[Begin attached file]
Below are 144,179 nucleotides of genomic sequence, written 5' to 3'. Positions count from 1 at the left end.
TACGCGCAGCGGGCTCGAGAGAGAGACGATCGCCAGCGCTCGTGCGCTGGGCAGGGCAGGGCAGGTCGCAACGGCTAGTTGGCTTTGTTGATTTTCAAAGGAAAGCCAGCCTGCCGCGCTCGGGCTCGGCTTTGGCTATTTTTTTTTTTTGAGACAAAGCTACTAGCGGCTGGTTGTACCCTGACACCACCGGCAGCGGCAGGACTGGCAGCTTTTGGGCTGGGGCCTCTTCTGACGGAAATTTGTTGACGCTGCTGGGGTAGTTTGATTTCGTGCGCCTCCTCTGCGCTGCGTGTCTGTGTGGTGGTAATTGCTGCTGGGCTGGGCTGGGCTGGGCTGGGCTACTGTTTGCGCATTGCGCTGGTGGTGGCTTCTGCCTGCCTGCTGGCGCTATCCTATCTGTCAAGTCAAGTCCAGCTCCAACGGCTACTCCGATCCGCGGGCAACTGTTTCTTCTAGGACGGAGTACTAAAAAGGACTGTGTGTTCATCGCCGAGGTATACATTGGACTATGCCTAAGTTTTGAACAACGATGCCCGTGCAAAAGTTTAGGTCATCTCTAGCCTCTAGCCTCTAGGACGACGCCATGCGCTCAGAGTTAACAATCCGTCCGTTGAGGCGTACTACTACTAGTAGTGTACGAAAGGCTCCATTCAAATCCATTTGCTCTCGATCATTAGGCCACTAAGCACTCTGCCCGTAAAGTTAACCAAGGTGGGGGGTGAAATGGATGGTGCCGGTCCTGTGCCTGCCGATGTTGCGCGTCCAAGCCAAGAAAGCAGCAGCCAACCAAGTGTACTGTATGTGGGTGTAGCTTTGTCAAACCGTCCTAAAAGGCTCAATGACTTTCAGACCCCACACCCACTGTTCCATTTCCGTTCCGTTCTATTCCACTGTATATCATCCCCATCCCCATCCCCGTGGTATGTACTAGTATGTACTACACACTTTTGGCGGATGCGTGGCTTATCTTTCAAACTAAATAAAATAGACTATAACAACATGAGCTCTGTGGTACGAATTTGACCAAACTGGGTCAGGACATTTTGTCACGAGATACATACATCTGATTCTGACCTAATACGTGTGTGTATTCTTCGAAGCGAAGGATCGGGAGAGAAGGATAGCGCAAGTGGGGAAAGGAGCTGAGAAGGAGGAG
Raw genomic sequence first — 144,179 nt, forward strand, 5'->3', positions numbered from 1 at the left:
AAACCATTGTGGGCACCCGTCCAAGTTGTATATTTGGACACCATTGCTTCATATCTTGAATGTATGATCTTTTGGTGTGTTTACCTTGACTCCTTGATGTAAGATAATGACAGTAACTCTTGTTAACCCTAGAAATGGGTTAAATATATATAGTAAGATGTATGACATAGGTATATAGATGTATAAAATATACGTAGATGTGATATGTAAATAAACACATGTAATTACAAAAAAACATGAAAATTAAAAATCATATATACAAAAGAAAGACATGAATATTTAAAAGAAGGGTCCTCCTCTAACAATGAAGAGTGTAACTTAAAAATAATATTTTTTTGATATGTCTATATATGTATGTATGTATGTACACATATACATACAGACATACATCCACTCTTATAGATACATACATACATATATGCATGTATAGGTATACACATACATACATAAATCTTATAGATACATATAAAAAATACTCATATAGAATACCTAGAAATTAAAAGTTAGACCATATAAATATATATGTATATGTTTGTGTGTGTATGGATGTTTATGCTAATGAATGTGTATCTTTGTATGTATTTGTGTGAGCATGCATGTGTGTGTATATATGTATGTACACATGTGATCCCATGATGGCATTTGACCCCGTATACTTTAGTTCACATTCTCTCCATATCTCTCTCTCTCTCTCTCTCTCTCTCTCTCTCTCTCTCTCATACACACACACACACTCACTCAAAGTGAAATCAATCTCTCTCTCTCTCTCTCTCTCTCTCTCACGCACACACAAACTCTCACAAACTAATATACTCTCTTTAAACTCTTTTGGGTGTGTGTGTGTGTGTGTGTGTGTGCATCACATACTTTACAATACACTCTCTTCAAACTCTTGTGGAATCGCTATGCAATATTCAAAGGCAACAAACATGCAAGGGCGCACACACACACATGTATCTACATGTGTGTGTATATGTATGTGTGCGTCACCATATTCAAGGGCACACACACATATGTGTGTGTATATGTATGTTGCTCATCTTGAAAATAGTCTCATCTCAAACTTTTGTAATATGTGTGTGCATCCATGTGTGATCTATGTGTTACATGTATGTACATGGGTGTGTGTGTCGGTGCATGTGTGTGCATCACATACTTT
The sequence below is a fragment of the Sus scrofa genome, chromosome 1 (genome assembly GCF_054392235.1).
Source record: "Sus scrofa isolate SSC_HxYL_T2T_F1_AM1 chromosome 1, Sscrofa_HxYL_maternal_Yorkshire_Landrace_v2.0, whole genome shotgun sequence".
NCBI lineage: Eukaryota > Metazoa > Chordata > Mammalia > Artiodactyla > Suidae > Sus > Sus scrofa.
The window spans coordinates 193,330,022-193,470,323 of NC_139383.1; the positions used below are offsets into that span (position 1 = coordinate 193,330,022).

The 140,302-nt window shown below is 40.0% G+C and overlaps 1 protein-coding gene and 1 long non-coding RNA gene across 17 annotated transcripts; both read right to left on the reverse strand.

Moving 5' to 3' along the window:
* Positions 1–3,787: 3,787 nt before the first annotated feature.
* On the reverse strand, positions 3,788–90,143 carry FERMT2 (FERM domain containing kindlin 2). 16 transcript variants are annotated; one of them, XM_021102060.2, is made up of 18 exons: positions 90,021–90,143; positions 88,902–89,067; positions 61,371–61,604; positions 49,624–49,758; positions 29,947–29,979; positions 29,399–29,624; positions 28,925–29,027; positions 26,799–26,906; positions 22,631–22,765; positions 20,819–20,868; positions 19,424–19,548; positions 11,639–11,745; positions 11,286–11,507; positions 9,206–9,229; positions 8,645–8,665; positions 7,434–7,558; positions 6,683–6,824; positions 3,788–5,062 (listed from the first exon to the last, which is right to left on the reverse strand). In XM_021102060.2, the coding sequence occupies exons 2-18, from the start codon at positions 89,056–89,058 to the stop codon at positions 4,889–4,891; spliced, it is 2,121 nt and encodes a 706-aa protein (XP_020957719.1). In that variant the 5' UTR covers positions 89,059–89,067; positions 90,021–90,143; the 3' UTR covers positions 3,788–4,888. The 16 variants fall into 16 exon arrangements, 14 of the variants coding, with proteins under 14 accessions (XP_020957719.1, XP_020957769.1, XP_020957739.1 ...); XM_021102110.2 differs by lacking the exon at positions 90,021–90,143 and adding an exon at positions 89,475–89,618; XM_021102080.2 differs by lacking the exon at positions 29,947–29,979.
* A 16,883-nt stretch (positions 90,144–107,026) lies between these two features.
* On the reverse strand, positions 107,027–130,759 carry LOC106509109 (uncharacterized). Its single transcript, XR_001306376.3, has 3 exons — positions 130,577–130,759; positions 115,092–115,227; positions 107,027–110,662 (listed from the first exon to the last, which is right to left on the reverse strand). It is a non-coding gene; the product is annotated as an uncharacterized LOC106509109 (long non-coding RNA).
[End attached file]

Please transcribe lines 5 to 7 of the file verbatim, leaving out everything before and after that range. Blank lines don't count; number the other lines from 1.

The sequence below is a fragment of the Sus scrofa genome, chromosome 1 (genome assembly GCF_054392235.1).
Source record: "Sus scrofa isolate SSC_HxYL_T2T_F1_AM1 chromosome 1, Sscrofa_HxYL_maternal_Yorkshire_Landrace_v2.0, whole genome shotgun sequence".
NCBI lineage: Eukaryota > Metazoa > Chordata > Mammalia > Artiodactyla > Suidae > Sus > Sus scrofa.